Wilderness Skills

What fungi are edible in the Ohio wilderness?

Filed under: Uncategorized — fl1504055 at 8:49 pm on Friday, January 27, 2012

Fungi. Never eat a fungus that you aren’t absolutely sure of, fungi can be very poisonous and kill you in a matter of days or they can just make you very sick. This is an article about edible mushrooms and for some of them, their lookalikes.
  

The Boletaceae, or the more common name the hamburger mushroom, is a large edible mushroom that has many relatives. They are commonly found under or around trees and commonly found under pine trees in the fall. Many are edible but there are a few that are poisonous. Some tips are 1. Don’t eat any that have red or orange pores on their top. 2. Another way to check if they are poisonous is by pinching off some of the raw tissue from the top of the mushroom and tasting it. If it is bitter or just doesn’t taste good don’t pick the mushroom. 3. Cook the mushroom. If it is slimy on the top, you can just scrape the slime off of it and cook it. 4. Check it for bugs. Bugs like mushrooms too so always check for them. And always cook it soon after it is picked, or it will rot.

 

Cantharellaceae, or Chanterelles, are edible mushrooms too. They are recognized by their blunt edged sides and zigzagging lines on their sides and being bright orange. Chanterelles grow on the ground. Unlike their look-alike (the jack-o-lantern mushroom, below) that has a gill like structure under their FLAT top and is POISONOUS!!!!!! Chanterelles are stiff

 

with a hollow top and the jack-o-lantern mushroom is soft and squishy. To cook Chanterelles, slowly cook them in a skillet in butter until soft.

 

Clavariaceae, or deer horn mushroom, looks very much like a coral with its many branches pointing upward. Most are tan, yellowish, whitish, and some are pink or purple. Some of this variety have a laxative effect. Don’t eat any that have a bitter taste to them, have gooey bases, or bruise brown.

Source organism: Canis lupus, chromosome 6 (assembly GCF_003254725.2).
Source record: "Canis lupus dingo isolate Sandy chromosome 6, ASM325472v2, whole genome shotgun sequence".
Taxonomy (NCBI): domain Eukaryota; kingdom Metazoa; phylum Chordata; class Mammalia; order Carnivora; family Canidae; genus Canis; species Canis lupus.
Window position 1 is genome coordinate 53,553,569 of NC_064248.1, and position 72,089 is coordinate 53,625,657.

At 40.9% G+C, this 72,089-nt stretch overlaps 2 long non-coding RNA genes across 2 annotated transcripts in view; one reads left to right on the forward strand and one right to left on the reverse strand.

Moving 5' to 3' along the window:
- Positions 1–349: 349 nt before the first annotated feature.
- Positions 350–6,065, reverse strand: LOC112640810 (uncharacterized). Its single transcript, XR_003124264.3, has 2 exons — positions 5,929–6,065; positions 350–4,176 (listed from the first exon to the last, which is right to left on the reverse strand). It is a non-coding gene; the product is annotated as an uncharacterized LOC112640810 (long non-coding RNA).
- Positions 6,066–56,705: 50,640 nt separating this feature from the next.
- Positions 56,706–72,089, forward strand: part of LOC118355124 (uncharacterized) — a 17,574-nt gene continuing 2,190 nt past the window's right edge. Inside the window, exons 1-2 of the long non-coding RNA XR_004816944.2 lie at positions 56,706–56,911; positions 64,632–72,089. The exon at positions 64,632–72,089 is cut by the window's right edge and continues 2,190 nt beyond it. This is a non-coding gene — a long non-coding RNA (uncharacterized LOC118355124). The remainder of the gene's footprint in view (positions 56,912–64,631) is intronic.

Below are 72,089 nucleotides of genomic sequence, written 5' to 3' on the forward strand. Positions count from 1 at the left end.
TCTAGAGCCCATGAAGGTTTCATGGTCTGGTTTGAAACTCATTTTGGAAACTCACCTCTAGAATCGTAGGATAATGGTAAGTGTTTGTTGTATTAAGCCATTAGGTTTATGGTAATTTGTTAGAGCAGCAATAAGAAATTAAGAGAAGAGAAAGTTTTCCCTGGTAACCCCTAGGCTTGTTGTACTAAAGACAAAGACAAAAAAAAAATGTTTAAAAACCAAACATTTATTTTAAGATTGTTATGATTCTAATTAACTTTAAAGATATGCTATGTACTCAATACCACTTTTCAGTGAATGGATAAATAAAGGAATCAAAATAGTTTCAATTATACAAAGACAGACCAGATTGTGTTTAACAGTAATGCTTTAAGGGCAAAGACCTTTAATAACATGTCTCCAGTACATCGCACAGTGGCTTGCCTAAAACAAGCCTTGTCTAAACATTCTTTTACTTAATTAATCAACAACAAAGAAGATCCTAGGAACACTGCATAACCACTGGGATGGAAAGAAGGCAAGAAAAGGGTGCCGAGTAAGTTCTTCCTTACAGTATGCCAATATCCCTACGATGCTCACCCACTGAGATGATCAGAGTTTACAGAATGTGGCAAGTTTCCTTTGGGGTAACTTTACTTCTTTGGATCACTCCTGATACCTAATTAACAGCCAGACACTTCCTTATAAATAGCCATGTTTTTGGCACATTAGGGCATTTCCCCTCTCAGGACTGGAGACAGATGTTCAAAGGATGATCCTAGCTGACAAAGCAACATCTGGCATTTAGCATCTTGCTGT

Coprinus comatus, the lawyers wig, is of the largest groups of edible mushrooms. To make sure that this is an inky cap mushroom, check for an ink sack inside of the mushroom. Pick before they turn black and eat the same day.

 

 Grifola frondosa, hen of the woods, is a fungus with no poisonous lookalikes. This has many similar looking species but they are all leathery or hard like wood while this is soft mushroom.

  

Hericium erinaceus, bearded tooth, is white when it is young and as it gets older, the yellower it gets. It resembles something like the paw of a polar bear. This kind of fungus can grow a foot wide which makes them easy to spot, especially because they grow on wood. This fungi has no poisonous lookalikes but does have a relative that has a more branch-like structure that isn’t poisonous. The bearded tooth can grow upside down or right sides up making it have various forms.

The hydnum repandum, the hedgehog mushroom or the fool proof mushroom, has lookalikes but they are all edible.

 

Laetiporus sulphureus, the sulfur shelf, causes SOME peoples lips to swell when eating this mushroom. It has no poisonous relatives and is frequently found weighing about forty pounds. This mushroom has a woody center so cut the edges off and cook those.

  

Lycoperdon, the puffball, is a very common mushroom that can range from the size of a golf ball to a small sheep. There is a similar species (below) that is horny on its outside too. It is generally smaller

and is said to make you hallucinate. Puffballs are solid and light. They turn yellow, then brown, and then black as they age an when they are black, the release spores into the air.
  

Morchella escuelenta, the morel, is a smaller mushroom that has a sponge like structure on its top. There is a common morel, a black morel, and a half-free morel. There is a false morel (below) that is poisonous. Real morels are hollow while false morels are solid in the center.

There is also an oyster mushroom that is edible but it doesn’t taste the best.

Resource.

Jalic Inc. Wild Crafting, 2012.
Web. 2 Feb. 2012.


6 Comments »

  1.    fl1504028 — February 7, 2012 @ 1:52 am   Reply

    Your thesis was not very well thought out. But your paragraph format was very good.

    •    misslightle2012 — February 16, 2012 @ 2:23 pm   Reply

      Try to be more specific about content in the blog.

  2.    fl1504076 — February 7, 2012 @ 7:14 pm   Reply

    Nice. I had ABSOLUTLY no idea there were so many in Ohio. Are there any more by any chance?

  3.    fl1504002 — February 7, 2012 @ 7:44 pm   Reply

    Interesting blog! I know a lot of this because my mom side of our family are big mushroom hunters. I have actually pick a puff ball big as a baby goat. Mushroom are very good to eat. Have you ever eaten a mushroom?

    •    misslightle2012 — February 16, 2012 @ 2:23 pm   Reply

      Good job connecting with the author in your comments!

  4.    misslightle2012 — February 16, 2012 @ 2:24 pm   Reply

    You had excellent detail and explanations in your blog! Try not to place pictures in the middle of a sentence to help with fluency.

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